One of Rodeo’s greatest successes, says Sebastien, has been its ability to rise up to meet new challenges. “One of the most significant projects for us was our experience working on HBO’s Lovecraft Country,” he says, “because it taught us how to handle volume without sacrificing quality. The sheer volume of work, I believe, is the biggest difference between the industry at the time we started and today.”

Another trend which has been emerging over the past few years has been an increasing demand - or even an expectation - for cinematic quality in other forms of entertainment. “At Rodeo we’ve always thought in those terms, because the first TV project we ever worked on was Game of Thrones,” recalls Ara. “So we’ve always viewed TV as a cinematic medium. With every project, we use an approach based on creative quality. That’s true whether it be for feature films, TV series, or ads.”

Above: According to Ara, Rodeo’s work on HBO’s Game of Thrones helped to instil a cinematic mindset across all of the company’s work. 

Future Effects

Rodeo’s 15th anniversary has come around at a dizzying time for the future of visual effects and CGI. With ongoing (and seemingly ever-increasing) interest surrounding the Metaverse, and virtual production taking off amidst the pandemic, a studio with capabilities such as Rodeo’s has perhaps never felt so relevant.

“In my mind, visual effects have always been about how we connect to works of fiction,” says Ara. “They unleash directors’ creativity. With what’s capable today, virtually no idea is off-limits when it comes to what’s possible to create on-screen.”

For Ara, the increasing potential of VFX is clear to see when approaching any given project, even more, when the VFX teams are involved early on “In the recent past, it used to be that VFX was purely a matter for post-production - in other words, after everything had already been shot”, he continues. “But today we’re seeing visual effects taking place in pre-production or even before. It’s being used to create environments for actors and directors to visualise on-set. That’s been a huge leap forward, and a testament to the technology.”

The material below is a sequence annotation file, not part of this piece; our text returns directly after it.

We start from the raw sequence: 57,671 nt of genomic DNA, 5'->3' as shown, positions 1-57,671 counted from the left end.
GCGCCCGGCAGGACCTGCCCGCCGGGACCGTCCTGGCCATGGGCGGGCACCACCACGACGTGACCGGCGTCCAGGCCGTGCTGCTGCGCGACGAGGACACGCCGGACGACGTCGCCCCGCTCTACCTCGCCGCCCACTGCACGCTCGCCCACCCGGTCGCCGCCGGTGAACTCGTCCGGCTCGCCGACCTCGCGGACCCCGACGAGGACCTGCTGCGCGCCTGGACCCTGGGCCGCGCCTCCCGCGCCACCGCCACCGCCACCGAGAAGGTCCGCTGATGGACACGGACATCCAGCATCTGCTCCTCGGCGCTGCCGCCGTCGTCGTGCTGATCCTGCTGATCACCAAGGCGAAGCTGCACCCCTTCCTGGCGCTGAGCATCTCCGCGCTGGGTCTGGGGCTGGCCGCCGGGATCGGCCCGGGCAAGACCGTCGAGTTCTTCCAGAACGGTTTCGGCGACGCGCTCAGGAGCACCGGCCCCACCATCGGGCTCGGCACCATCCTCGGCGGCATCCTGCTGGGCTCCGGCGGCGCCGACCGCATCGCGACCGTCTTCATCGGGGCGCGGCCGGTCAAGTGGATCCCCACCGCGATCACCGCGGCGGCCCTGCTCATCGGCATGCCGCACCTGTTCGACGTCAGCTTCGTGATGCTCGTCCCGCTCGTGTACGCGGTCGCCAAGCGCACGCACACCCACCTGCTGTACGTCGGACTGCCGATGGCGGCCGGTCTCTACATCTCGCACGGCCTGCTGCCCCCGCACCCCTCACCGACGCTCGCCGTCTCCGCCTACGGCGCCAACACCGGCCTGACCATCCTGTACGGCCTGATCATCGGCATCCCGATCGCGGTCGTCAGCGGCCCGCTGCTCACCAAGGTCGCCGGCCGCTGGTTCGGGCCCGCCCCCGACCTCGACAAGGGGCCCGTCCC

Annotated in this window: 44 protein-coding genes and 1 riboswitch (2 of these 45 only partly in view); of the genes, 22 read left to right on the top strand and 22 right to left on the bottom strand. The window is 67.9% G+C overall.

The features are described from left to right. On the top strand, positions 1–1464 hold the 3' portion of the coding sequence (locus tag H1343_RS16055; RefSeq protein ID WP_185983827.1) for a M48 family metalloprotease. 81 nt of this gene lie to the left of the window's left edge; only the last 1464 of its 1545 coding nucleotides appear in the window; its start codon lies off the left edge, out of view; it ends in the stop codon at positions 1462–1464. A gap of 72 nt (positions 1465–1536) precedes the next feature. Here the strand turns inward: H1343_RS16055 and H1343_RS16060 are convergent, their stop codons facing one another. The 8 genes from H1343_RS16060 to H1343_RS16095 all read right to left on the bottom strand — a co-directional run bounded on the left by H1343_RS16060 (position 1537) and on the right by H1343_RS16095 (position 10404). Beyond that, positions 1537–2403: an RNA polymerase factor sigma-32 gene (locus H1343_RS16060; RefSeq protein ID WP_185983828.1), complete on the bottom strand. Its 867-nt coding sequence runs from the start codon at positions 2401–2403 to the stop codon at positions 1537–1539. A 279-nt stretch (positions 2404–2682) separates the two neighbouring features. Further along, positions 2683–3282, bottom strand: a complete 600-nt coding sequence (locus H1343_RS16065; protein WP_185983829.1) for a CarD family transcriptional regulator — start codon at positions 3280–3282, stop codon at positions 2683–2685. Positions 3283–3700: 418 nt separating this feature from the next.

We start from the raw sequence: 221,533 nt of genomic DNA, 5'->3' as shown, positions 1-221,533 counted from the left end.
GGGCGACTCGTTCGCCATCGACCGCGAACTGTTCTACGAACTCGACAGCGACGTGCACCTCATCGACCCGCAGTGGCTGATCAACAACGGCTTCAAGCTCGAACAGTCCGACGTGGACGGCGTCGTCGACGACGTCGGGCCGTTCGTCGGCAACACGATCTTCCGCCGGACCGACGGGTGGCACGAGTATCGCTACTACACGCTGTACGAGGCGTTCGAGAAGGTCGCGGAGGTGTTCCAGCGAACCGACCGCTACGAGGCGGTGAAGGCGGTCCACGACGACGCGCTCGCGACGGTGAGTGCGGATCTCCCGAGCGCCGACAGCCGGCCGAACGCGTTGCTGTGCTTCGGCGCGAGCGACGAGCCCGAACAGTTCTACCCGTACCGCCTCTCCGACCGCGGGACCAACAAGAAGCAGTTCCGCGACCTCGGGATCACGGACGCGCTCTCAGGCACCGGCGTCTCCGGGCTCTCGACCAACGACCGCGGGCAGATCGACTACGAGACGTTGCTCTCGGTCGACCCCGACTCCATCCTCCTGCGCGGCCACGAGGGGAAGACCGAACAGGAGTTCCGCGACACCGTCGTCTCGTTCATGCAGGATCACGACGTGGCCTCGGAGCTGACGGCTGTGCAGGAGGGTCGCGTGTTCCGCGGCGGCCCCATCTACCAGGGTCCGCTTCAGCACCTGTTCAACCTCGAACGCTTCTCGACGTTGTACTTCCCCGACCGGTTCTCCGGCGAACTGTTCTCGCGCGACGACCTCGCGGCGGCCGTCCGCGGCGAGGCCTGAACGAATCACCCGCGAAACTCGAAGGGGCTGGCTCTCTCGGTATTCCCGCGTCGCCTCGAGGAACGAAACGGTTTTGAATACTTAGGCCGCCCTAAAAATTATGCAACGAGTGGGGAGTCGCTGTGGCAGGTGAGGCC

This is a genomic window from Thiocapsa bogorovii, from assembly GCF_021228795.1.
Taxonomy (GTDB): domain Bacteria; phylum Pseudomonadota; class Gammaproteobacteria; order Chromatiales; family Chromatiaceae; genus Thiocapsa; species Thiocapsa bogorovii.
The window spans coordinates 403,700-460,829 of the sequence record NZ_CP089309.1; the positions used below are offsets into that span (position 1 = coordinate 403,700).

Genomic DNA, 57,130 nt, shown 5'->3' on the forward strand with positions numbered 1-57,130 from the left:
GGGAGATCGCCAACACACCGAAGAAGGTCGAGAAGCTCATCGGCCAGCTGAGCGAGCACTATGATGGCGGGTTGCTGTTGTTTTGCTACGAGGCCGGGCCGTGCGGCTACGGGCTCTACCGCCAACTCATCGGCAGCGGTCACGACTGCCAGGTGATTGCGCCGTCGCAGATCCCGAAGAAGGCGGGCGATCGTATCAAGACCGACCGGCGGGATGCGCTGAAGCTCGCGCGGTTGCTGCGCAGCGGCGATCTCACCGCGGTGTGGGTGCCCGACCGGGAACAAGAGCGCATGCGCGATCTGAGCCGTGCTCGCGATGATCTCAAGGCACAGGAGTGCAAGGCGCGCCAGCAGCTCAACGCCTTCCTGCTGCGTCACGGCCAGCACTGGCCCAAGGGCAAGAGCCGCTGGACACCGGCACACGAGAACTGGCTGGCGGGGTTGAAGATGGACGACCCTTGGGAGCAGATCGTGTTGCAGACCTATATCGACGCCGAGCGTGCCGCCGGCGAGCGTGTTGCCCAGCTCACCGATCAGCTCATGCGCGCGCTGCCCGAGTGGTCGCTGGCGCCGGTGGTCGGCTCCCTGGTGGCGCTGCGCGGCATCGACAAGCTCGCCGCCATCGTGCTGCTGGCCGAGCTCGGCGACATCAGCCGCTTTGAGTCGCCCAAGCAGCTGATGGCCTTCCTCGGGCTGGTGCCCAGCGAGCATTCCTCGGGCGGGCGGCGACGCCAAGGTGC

“Rodeo’s culture has always been about adaptation and rising to new challenges,” adds Jordan. “I’ve been here for eleven years - the longest I’ve ever been in any job. That’s because there’s always a different challenge and we’re always coming up with new and exciting ways to tackle that challenge.”

In line with that philosophy, Rodeo FX has recently undergone a rebrand. In doing so, the studio has repositioned itself from being known as a ‘visual effects company’ to a ‘creative company’. 

Above: To find out more about how Rodeo FX’s rebrand came together, read LBB’s interview with Vice-president Marketing and Communications Solène Lavigne Lalonde here

For Rodeo, then, the future holds a great deal of excitement with upcoming projects including Halo, Fantastic Beasts: The Secrets of Dumbledore, Stranger Things Season 4, and The Sandman. Having spent its first one and a half decades crafting some of the most awe-inspiring fictional worlds one can imagine, the upcoming years promise yet more mind-blowing creative feats. 

That, when all is said and done, will always be the magic of VFX. And with their hundreds-strong (and growing) team of visual magicians, Rodeo’s future looks set to be just as unmissable as its past. 

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Categories: Media and Entertainment, Movies

Rodeo FX, Wed, 02 Mar 2022 08:51:00 GMT